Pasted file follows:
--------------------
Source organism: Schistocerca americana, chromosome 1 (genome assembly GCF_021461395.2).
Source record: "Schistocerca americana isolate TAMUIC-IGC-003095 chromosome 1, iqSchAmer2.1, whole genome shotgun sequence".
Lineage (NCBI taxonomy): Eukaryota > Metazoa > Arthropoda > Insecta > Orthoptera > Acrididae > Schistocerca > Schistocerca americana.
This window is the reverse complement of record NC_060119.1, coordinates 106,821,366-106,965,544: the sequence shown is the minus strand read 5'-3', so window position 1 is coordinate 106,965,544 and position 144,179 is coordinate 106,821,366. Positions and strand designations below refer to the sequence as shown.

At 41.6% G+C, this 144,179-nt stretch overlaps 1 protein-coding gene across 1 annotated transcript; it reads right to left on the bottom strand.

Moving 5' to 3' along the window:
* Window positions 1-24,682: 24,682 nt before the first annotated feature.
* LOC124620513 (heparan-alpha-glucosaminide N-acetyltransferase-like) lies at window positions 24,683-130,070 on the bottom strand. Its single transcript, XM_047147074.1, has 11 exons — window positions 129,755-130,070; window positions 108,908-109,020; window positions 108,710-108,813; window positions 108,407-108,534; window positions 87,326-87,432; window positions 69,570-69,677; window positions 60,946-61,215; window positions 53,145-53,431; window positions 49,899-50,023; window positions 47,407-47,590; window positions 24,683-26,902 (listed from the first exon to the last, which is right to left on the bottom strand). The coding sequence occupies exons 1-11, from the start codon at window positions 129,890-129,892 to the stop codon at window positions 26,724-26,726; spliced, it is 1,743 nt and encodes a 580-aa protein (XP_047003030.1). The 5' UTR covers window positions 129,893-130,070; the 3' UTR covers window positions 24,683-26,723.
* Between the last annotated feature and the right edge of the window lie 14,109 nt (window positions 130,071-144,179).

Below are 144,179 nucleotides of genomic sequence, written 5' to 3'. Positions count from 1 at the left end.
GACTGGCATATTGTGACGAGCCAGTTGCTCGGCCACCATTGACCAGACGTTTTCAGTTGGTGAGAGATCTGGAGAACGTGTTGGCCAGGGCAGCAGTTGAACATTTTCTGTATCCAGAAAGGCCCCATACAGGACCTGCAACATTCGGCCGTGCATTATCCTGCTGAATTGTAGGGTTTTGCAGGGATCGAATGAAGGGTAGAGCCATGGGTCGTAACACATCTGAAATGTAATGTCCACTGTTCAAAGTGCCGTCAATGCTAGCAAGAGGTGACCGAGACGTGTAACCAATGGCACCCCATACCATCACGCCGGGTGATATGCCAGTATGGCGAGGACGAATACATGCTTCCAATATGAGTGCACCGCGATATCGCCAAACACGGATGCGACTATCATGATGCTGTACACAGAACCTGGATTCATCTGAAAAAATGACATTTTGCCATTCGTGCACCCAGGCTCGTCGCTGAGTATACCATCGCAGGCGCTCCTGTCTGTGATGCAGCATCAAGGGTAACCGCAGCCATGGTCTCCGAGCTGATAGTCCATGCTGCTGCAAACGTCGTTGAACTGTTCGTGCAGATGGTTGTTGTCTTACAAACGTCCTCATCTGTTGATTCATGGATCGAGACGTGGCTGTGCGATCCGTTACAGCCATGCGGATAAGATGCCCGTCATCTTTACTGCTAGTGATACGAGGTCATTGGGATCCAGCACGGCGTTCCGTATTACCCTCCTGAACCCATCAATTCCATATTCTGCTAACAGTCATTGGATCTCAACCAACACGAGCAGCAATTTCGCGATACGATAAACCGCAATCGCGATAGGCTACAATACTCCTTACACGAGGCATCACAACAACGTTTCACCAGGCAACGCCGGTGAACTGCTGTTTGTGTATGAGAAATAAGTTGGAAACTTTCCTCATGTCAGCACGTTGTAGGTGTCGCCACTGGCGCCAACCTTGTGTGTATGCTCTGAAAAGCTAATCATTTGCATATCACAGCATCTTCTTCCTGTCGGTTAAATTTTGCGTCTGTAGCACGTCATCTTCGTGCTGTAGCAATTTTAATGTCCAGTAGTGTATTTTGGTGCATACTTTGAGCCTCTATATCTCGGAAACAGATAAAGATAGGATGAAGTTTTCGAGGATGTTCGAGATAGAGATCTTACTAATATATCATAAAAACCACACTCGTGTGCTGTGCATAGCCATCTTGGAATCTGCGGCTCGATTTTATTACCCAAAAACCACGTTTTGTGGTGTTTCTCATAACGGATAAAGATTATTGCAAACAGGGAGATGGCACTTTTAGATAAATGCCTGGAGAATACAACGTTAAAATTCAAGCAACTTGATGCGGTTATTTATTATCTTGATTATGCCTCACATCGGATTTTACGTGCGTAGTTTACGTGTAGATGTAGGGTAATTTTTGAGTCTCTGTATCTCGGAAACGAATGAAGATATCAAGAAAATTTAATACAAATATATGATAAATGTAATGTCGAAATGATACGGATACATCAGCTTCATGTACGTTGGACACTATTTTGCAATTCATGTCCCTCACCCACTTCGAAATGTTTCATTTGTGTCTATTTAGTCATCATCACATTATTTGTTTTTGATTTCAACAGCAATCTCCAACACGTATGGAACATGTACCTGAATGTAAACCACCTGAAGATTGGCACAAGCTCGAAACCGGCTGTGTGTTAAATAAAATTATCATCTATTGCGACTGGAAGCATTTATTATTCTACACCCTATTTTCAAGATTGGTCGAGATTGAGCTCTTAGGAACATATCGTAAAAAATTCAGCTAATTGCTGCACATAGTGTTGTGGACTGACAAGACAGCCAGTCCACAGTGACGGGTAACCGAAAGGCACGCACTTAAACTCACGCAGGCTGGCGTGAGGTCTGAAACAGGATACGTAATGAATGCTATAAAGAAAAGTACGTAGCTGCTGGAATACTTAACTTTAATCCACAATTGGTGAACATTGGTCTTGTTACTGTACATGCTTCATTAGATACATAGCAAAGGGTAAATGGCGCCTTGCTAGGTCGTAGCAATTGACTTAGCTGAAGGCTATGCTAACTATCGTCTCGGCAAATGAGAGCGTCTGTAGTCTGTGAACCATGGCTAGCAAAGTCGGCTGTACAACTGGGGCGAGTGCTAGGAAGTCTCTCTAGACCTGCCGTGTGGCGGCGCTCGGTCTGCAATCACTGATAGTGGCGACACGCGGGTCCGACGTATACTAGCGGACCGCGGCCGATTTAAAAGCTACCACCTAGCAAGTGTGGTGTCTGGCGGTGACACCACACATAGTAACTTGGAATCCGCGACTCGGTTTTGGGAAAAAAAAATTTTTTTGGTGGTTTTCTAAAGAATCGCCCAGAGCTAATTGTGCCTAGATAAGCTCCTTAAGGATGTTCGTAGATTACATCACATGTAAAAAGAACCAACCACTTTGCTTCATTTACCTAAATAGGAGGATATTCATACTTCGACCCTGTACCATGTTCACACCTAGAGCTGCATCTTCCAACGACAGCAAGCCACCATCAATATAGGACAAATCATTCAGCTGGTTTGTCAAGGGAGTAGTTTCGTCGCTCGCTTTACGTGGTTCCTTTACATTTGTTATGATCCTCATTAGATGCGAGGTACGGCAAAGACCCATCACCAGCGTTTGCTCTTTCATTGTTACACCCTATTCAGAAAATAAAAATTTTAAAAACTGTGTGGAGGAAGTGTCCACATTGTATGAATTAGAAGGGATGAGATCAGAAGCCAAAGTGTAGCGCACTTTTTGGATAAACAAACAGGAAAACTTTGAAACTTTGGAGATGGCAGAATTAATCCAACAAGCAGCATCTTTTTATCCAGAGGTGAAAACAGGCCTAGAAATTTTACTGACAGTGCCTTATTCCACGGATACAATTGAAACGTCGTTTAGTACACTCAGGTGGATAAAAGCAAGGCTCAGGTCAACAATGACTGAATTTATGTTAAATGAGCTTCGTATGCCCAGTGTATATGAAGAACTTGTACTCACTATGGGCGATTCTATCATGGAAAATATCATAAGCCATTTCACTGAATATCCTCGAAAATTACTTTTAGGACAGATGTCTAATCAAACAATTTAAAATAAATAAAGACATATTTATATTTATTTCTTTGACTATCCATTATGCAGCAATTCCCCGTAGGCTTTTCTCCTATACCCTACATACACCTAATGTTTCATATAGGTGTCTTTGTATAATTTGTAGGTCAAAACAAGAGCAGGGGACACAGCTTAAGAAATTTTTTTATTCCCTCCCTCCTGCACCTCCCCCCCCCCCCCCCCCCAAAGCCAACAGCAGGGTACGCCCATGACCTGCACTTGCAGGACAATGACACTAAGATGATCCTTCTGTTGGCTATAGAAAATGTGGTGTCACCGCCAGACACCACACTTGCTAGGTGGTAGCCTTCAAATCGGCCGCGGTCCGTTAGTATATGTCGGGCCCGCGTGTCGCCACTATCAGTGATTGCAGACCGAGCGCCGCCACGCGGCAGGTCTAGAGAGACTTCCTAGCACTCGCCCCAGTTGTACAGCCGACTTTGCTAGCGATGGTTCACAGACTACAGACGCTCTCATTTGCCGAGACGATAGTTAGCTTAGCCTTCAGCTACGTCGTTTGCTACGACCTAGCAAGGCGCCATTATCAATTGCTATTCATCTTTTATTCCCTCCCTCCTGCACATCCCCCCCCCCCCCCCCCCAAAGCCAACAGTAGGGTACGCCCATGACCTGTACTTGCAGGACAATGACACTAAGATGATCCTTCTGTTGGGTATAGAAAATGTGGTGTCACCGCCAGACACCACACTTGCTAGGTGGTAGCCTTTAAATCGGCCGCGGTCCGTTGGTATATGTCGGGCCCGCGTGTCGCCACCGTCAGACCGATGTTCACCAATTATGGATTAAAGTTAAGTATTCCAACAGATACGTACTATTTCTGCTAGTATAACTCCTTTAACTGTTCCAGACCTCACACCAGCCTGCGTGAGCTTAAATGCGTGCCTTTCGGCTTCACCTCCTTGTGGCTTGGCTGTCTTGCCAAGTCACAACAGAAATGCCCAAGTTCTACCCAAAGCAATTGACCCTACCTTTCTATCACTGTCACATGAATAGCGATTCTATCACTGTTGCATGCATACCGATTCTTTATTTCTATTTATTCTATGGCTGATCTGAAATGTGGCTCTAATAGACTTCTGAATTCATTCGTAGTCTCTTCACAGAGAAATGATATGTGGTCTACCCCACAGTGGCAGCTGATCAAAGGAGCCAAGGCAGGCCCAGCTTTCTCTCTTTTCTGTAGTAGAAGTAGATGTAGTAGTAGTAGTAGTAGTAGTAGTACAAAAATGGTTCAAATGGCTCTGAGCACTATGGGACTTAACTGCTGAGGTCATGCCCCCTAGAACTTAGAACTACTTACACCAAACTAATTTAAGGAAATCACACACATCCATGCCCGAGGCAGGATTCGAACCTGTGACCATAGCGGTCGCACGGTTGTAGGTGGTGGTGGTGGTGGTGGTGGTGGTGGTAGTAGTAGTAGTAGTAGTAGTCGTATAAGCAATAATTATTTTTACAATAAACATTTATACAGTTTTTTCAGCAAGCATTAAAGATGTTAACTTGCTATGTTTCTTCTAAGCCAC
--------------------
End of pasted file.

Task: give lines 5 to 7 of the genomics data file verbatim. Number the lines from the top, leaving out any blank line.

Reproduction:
At 41.6% G+C, this 144,179-nt stretch overlaps 1 protein-coding gene across 1 annotated transcript; it reads right to left on the bottom strand.

Moving 5' to 3' along the window:
* Window positions 1-24,682: 24,682 nt before the first annotated feature.